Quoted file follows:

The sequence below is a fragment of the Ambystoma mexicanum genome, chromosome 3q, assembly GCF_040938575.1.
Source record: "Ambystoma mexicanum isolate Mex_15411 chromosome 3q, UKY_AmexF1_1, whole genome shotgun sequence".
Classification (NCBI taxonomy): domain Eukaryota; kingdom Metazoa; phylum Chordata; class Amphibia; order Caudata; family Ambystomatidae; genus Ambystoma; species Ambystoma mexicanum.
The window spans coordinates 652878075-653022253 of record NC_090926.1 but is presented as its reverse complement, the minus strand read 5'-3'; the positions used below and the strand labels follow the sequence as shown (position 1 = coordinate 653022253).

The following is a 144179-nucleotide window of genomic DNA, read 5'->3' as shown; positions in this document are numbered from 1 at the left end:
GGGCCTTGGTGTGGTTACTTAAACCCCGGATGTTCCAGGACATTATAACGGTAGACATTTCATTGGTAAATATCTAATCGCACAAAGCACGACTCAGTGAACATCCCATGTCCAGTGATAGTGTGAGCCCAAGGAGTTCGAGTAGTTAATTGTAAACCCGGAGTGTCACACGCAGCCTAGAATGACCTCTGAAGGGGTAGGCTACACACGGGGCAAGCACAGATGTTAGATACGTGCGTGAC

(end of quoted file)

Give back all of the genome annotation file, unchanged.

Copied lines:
The sequence below is a fragment of the Ambystoma mexicanum genome, chromosome 3q, assembly GCF_040938575.1.
Source record: "Ambystoma mexicanum isolate Mex_15411 chromosome 3q, UKY_AmexF1_1, whole genome shotgun sequence".
Classification (NCBI taxonomy): domain Eukaryota; kingdom Metazoa; phylum Chordata; class Amphibia; order Caudata; family Ambystomatidae; genus Ambystoma; species Ambystoma mexicanum.
The window spans coordinates 652878075-653022253 of record NC_090926.1 but is presented as its reverse complement, the minus strand read 5'-3'; the positions used below and the strand labels follow the sequence as shown (position 1 = coordinate 653022253).

The following is a 144179-nucleotide window of genomic DNA, read 5'->3' as shown; positions in this document are numbered from 1 at the left end:
GGGCCTTGGTGTGGTTACTTAAACCCCGGATGTTCCAGGACATTATAACGGTAGACATTTCATTGGTAAATATCTAATCGCACAAAGCACGACTCAGTGAACATCCCATGTCCAGTGATAGTGTGAGCCCAAGGAGTTCGAGTAGTTAATTGTAAACCCGGAGTGTCACACGCAGCCTAGAATGACCTCTGAAGGGGTAGGCTACACACGGGGCAAGCACAGATGTTAGATACGTGCGTGAC